• Johnson L.A.
      • Clasper S.
      • Holt A.P.
      • Lalor P.F.
      • Baban D.
      • Jackson D.G.
      An inflammation-induced mechanism for leukocyte transmigration across lymphatic vessel endothelium.
      ,
      • Johnson L.A.
      • Jackson D.G.
      The chemokine CX3CL1 promotes trafficking of dendritic cells through inflamed lymphatics.
      ). Briefly, inserts with HDLEC were either left untreated or in some cases treated (30 min) with S. hyaluroticus hyaluronidase (10 units/ml; Sigma) to digest surface-associated HA, followed by washing. For experiments that investigated the effects of LYVE-1 cross-linking or functional blockade, LYVE-1 mAb 8C, 6A, or 893 or isotype-matched control IgG was then added to HDLEC-coated inserts at a final concentration of 20 μg/ml, and numbers of transmigrated cells in the bottom chambers were monitored at 10-min intervals using a BioTek Synergy HT fluorescence plate reader.

      Results

      Binding of HA to LYVE-1 Is Critically Dependent on Receptor Expression Level and Requires a Minimum Threshold Surface Density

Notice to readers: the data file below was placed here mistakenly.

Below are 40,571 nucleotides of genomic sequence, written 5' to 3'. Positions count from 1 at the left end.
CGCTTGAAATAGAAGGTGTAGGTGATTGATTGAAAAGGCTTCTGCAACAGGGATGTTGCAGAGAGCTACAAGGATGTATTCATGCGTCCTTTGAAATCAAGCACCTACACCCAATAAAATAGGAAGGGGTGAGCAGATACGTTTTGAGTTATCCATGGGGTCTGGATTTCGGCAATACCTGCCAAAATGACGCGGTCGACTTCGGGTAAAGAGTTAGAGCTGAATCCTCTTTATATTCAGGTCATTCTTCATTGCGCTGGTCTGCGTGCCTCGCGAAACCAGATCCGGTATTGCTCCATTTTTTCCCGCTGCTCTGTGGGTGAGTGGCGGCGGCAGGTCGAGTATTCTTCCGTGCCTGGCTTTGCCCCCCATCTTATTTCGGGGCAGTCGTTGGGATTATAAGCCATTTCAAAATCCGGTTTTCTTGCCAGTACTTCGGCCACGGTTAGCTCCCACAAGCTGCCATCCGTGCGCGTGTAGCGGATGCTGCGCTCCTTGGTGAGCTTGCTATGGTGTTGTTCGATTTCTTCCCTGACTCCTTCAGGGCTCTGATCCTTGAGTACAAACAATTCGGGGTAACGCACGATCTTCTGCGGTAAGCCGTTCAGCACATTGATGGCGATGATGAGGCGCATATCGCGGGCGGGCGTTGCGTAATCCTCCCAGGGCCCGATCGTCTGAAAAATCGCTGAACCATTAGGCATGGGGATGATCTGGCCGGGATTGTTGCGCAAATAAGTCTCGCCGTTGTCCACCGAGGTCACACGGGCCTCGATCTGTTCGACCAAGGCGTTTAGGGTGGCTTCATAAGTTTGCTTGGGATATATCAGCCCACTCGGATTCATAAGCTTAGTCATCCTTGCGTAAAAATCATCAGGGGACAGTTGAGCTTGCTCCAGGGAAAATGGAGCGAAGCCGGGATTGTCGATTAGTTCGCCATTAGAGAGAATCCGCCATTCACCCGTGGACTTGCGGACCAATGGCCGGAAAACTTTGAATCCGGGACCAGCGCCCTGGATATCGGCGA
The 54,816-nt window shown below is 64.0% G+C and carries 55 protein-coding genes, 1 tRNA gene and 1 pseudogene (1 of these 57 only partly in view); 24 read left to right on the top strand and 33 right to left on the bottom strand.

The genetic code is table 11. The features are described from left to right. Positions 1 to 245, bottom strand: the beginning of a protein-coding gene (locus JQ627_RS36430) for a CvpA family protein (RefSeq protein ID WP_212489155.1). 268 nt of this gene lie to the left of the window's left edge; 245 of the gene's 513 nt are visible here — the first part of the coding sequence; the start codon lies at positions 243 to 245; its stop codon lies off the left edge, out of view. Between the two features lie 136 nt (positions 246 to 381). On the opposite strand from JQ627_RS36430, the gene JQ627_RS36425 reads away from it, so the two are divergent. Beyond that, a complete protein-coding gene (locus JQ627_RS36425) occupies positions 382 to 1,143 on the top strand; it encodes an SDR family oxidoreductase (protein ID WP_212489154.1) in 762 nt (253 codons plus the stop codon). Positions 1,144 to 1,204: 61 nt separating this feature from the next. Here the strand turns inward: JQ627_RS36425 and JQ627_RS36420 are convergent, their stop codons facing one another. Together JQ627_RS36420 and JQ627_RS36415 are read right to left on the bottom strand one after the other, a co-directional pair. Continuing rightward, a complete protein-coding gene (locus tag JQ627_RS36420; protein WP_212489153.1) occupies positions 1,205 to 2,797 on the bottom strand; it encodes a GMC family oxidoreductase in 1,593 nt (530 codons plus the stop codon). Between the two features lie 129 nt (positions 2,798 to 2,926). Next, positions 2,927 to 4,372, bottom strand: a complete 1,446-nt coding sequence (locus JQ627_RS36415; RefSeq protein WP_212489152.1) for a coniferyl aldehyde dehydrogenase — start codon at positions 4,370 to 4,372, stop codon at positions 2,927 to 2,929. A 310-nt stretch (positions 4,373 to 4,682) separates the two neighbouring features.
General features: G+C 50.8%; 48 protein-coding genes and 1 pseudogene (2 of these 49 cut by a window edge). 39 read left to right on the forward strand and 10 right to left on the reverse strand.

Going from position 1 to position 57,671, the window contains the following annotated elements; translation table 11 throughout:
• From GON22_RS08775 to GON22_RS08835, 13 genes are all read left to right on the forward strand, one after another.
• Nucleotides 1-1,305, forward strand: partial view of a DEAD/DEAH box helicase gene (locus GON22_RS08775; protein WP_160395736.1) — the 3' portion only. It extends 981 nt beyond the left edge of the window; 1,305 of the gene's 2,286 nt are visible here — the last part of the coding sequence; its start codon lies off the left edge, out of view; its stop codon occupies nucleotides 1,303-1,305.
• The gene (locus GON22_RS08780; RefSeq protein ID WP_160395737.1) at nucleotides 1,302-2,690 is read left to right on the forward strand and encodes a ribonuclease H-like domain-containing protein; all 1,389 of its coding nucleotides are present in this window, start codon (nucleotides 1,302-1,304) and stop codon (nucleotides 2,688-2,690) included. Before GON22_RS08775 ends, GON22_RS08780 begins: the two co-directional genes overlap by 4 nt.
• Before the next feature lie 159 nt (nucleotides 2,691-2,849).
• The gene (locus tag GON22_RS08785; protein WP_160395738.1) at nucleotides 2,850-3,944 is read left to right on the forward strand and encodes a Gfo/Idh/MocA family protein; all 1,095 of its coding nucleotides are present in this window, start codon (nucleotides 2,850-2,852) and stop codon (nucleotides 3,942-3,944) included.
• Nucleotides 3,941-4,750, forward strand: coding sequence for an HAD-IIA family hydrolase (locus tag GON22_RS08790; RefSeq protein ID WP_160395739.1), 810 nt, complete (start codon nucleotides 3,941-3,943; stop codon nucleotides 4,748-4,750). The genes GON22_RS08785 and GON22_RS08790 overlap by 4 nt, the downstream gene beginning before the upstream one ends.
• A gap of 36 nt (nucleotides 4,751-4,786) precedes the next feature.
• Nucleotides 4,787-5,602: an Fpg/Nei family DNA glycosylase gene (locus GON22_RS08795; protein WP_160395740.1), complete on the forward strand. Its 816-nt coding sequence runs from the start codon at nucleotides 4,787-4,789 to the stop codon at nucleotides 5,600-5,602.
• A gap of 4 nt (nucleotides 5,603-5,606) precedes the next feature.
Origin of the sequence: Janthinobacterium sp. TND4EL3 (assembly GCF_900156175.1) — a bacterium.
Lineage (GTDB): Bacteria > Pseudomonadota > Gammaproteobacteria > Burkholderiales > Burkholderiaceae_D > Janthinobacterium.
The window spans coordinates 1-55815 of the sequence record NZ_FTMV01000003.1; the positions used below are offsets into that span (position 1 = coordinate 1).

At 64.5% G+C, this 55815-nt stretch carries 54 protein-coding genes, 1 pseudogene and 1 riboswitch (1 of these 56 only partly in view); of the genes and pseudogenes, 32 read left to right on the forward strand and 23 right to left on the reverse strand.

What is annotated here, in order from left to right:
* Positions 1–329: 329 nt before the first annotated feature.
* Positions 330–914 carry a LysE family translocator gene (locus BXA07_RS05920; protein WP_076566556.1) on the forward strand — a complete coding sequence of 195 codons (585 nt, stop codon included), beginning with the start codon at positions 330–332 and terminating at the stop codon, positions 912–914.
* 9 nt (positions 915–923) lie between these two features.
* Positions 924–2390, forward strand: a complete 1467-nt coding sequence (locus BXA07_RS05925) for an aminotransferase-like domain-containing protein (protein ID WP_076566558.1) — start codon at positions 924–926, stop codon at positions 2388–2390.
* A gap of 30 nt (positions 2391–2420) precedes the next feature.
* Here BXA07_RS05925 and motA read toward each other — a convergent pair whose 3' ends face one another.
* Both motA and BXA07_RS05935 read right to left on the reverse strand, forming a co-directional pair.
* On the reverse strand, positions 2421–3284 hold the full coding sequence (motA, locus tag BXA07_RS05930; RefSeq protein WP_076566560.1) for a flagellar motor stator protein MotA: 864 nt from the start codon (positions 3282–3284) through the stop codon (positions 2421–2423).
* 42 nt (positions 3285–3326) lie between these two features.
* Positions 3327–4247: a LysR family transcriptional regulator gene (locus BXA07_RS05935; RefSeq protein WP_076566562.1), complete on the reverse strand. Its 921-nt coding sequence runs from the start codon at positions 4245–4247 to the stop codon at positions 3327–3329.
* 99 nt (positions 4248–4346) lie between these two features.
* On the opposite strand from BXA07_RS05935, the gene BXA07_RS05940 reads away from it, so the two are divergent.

The failure of endogenous LYVE-1 to support stable binding of HMW HA on the surface of primary lymphatic endothelial cells is reminiscent of the closely related receptor CD44, which displays similar functional latency in lymphocytes and monocytes and certain hemopoietic cell lines (
      • DeGrendele H.C.
      • Estess P.
      • Siegelman M.H.
      Requirement for CD44 in activated T cell extravasation into an inflammatory site.
      ,
      • Mohamadzadeh M.
      • DeGrendele H.
      • Arizpe H.
      • Estess P.
      • Siegelman M.
      Proinflammatory stimuli regulate endothelial hyaluronan expression and CD44/HA-dependent primary adhesion.
      ,
      • Gee K.
      • Kozlowski M.
      • Kumar A.
      Tumor necrosis factor-α induces functionally active hyaluronan-adhesive CD44 by activating sialidase through p38 mitogen-activated protein kinase in lipopolysaccharide-stimulated human monocytic cells.
      ,
      • Lesley J.
      • Hyman R.
      • Kincade P.W.
      CD44 and its interaction with extracellular matrix.
      ). Both receptors also share weak affinity for HA (Kd 10−4 to 10−5 m) (
      • Nightingale T.D.
      • Frayne M.E.
      • Clasper S.
      • Banerji S.
      • Jackson D.G.
      A mechanism of sialylation functionally silences the hyaluronan receptor LYVE-1 in lymphatic endothelium.